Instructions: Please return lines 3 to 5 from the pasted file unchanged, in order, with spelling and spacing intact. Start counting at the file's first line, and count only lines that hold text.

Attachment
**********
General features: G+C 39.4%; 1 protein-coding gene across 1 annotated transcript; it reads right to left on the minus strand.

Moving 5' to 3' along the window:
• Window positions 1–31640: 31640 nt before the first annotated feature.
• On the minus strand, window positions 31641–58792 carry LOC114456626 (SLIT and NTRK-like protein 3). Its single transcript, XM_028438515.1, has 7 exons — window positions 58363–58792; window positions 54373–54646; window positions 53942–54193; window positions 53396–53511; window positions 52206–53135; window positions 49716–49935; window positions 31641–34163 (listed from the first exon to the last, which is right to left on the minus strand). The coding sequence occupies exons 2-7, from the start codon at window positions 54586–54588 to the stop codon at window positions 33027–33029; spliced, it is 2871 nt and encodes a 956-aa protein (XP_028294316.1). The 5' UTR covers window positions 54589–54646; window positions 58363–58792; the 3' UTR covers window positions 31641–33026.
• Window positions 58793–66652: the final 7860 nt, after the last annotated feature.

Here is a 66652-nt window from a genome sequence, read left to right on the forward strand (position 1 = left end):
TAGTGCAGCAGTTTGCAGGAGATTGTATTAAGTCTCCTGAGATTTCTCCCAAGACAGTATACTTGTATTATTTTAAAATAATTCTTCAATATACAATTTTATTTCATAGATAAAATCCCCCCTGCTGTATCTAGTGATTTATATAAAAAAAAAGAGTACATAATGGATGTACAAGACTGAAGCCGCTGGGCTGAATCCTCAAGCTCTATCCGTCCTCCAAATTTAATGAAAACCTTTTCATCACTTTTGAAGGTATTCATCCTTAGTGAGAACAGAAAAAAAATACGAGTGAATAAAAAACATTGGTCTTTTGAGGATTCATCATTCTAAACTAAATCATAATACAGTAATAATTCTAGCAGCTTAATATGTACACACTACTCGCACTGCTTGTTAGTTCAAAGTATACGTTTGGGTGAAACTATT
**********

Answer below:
• Window positions 1–31640: 31640 nt before the first annotated feature.
• On the minus strand, window positions 31641–58792 carry LOC114456626 (SLIT and NTRK-like protein 3). Its single transcript, XM_028438515.1, has 7 exons — window positions 58363–58792; window positions 54373–54646; window positions 53942–54193; window positions 53396–53511; window positions 52206–53135; window positions 49716–49935; window positions 31641–34163 (listed from the first exon to the last, which is right to left on the minus strand). The coding sequence occupies exons 2-7, from the start codon at window positions 54586–54588 to the stop codon at window positions 33027–33029; spliced, it is 2871 nt and encodes a 956-aa protein (XP_028294316.1). The 5' UTR covers window positions 54589–54646; window positions 58363–58792; the 3' UTR covers window positions 31641–33026.
• Window positions 58793–66652: the final 7860 nt, after the last annotated feature.